Paying real living wage to carers in Suffolk 'not affordable'

UNISON demonstrators outside Endeavour House in Ipswich ahead of a debate on carer\'s pay at Suffolk County Council. 

UNISON demonstrators outside Endeavour House in Ipswich ahead of a debate on carer\'s pay at Suffolk County Council. - Credit: Unison Eastern

Calls for all council-contracted carers in Suffolk to be paid the real living wage have been rejected over concerns it would not be affordable or viable within current budgets.

A motion put forward by the Labour group to Suffolk County Council’s full council called for all care workers in services the authority delivers or commissions to be paid £9.90 per hour – the real living wage as defined by the Living Wage Foundation.

Currently, the national living wage figure as of April 2022 stands at £9.50, while the national minimum wage for those aged 21 upwards is £9.18 per hour.

Demonstrators from UNISON, which has been running the campaign, gathered outside Endeavour House ahead of Thursday’s meeting to call for action.

However, while all parties agreed that carers did fantastic work – particularly during the struggles of the last two years of Covid-19 – and deserved good pay for their jobs, the motion was voted down by 36 votes to 11.

Cllr Sandy Martin who put forward the motion, said: “When people went out and clapped for care workers and health workers, they were not clapping on the understanding people could live on those claps, they knew that those people also needed to get a decent wage.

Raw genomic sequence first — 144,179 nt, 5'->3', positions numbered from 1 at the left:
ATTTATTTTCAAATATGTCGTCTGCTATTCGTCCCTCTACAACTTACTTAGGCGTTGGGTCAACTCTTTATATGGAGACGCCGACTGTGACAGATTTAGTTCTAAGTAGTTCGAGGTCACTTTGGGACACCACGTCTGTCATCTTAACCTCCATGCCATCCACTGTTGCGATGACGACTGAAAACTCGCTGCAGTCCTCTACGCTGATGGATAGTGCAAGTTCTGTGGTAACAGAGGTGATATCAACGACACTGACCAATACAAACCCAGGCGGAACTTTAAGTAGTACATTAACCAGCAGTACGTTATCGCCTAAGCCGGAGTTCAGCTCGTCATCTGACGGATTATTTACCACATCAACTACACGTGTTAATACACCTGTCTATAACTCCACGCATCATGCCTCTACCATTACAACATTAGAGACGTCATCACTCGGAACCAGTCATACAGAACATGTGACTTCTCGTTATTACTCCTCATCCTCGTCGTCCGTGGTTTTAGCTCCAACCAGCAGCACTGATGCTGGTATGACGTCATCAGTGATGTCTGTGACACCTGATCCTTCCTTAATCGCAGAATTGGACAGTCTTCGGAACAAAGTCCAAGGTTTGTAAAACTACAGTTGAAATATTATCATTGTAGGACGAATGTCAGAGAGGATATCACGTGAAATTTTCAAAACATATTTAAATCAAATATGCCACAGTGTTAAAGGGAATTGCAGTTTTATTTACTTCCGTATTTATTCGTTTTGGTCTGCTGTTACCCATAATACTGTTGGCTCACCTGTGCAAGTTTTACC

“We are already seeing that in Suffolk, we are already seeing a drop-off in the number of people working in social care simply because they are not being properly paid.”

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Cllr Beccy Hopfensperger, Conservative cabinet member for adult social care, said the council was carrying out an exercise to understand the cost of care, which includes an examination of carers’ pay, due to be published in the autumn.

“We believe care staff impacted by national living wage increases accounts for 65% of providers costs,” Cllr Hopfensperger said.

“If we assume care staff are currently paid £9.50 and we would move to the £9.90 pay, that equates to approximately £8million extra funding needed. This is clearly not affordable within the council’s budget.

“I want to see carers paid more, I want them to receive better benefits and better recognition for the incredible work they do. But does this motion really achieve that? Is effectively taking control of a provider payroll the best way of achieving sustainable wages?”

Cllr Caroline Page, spokesperson for adult social care with the opposition Liberal Democrat, Green and Independent group, said: “We don’t have enough carers in Suffolk and if our county delegates our responsibilities to contractors who don’t pay enough we are failing in our responsibilities."